Most of us know “leaves of three let it be,” but our dogs don’t really quite understand that this poisonous plant should be avoided. Poison ivy exposure happens mostly in the spring when dogs are ready to get out and explore the yard after being cooped up in the house.
Poison ivy can be found growing in three different forms: a trailing vine, a shrub, or a climbing vine that grows on trees, fences, buildings, etc. It can be found anywhere, from your backyard to the woods to the sides of highways.
Poison ivy leaves and vines break easy, exposing the pets to the sap. Add in the fact that dogs love to roll over and run when outdoors makes it easy for them to get into contact with the oil. The extent of the reaction becomes more severe with repeated and concentrated exposure.
The areas with hair are protected from the negative effects of poison ivy on dogs as it will only get on the fur. However, exposed areas and areas with thin hair like the belly, groin area, paws, ears, inner legs, armpits and muzzle are vulnerable. This is especially true for dogs with thin coats and short hair.
Symptoms of Poison Ivy in Dogs
If the oily sap is not allowed to soak into the skin, it will have no effects. However, any direct contact that the poison ivy sap gets into the dog skin will result in your dog suffering contact dermatitis. Even worse is they can get it on their paws, then rub and lick their face, leaving the tender areas of their eyes and mouths in a world of pain.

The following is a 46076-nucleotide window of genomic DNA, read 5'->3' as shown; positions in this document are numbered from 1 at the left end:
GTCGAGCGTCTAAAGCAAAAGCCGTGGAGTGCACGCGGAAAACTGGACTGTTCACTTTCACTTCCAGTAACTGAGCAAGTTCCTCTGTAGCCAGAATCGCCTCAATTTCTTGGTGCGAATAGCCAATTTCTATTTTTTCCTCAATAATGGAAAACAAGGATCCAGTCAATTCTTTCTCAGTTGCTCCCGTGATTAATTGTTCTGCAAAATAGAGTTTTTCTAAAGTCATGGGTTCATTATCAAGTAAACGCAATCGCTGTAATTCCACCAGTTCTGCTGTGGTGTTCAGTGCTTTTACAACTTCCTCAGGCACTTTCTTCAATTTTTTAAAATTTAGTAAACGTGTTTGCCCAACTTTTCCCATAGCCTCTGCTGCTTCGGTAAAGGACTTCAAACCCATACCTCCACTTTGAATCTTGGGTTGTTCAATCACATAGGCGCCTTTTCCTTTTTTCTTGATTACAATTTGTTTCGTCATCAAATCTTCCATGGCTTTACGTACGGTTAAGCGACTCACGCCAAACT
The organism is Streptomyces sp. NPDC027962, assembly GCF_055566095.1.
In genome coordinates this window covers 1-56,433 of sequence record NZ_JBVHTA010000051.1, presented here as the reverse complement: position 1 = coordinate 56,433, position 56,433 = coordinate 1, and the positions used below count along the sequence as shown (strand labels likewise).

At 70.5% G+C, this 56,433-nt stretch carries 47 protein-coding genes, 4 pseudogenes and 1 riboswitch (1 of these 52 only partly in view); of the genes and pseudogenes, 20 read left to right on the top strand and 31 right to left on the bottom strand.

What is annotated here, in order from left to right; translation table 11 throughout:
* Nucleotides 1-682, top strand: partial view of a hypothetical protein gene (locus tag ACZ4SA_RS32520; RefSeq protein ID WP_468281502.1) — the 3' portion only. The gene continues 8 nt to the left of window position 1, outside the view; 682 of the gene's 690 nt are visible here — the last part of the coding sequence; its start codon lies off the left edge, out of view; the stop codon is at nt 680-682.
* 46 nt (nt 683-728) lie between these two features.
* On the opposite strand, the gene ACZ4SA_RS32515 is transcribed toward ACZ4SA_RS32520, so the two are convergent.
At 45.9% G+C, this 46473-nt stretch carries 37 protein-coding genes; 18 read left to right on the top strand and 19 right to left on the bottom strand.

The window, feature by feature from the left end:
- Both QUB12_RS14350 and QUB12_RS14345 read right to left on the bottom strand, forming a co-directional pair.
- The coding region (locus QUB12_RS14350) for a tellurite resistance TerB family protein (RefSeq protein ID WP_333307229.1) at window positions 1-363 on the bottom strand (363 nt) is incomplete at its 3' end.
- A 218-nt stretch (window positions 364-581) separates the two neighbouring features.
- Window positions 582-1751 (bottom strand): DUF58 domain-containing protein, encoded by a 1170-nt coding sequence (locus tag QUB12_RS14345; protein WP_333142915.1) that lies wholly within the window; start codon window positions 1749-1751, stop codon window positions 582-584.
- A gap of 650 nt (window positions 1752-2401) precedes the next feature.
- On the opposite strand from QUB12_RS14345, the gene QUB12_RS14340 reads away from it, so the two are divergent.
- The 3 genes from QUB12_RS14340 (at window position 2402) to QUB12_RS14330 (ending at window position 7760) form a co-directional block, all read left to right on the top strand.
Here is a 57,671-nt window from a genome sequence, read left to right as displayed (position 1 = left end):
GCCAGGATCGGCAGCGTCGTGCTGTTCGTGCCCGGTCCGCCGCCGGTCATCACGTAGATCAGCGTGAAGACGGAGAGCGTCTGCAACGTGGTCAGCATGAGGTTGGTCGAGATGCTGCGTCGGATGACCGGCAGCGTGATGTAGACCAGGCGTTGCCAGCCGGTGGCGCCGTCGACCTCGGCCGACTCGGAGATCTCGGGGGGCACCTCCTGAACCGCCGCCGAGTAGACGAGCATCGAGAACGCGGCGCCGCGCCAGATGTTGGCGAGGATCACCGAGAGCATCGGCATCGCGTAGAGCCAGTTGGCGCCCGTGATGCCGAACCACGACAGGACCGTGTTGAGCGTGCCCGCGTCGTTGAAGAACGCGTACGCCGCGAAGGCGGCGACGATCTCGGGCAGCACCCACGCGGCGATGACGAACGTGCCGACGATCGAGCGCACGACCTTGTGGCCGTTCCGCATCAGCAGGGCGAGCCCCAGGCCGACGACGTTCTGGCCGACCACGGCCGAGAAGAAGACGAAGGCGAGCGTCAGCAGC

- Skin inflammation and swelling
- Itching and scratching
- Licking, biting and biting at the point of contact
- Raised red patches which may blister and drain
- Development of open sores with time
If you’re afraid that they ate some of the plant, take your dog to a veterinarian immediately. A veterinarian can also recommend topical treatments, and perhaps oral anti-inflammatory or antihistamine medications, to help ease any discomfort If it is ingested symptoms will include:
- anaphylactic shock
HELP! My dog got exposed to poison ivy, what do I do now?
First thing you want to do is bathe them in warm water, using a mild shampoo, and rinse it thoroughly to remove as much of the plant’s oil from the dog’s coat as possible. Make sure to wear gloves while bathing your dog to reduce the risk of your coming in contact with the oils as well. Also, any towels used to dry the dog should be washed promptly.
Of course the best way to rid your dog of poison ivy is to prevent your dog from having access to it in the first place. Dogs should not be allowed to roam freely in weedy and unknown areas. You should always be conscious of the types of plants are in the areas where your pets frequently roam.
No pet parent wants to see their pet in pain from something terrible like poison ivy. That’s why prevention and early treatment are key. So while you’re out starting your garden this spring, make sure to take stock of all the plants in your yard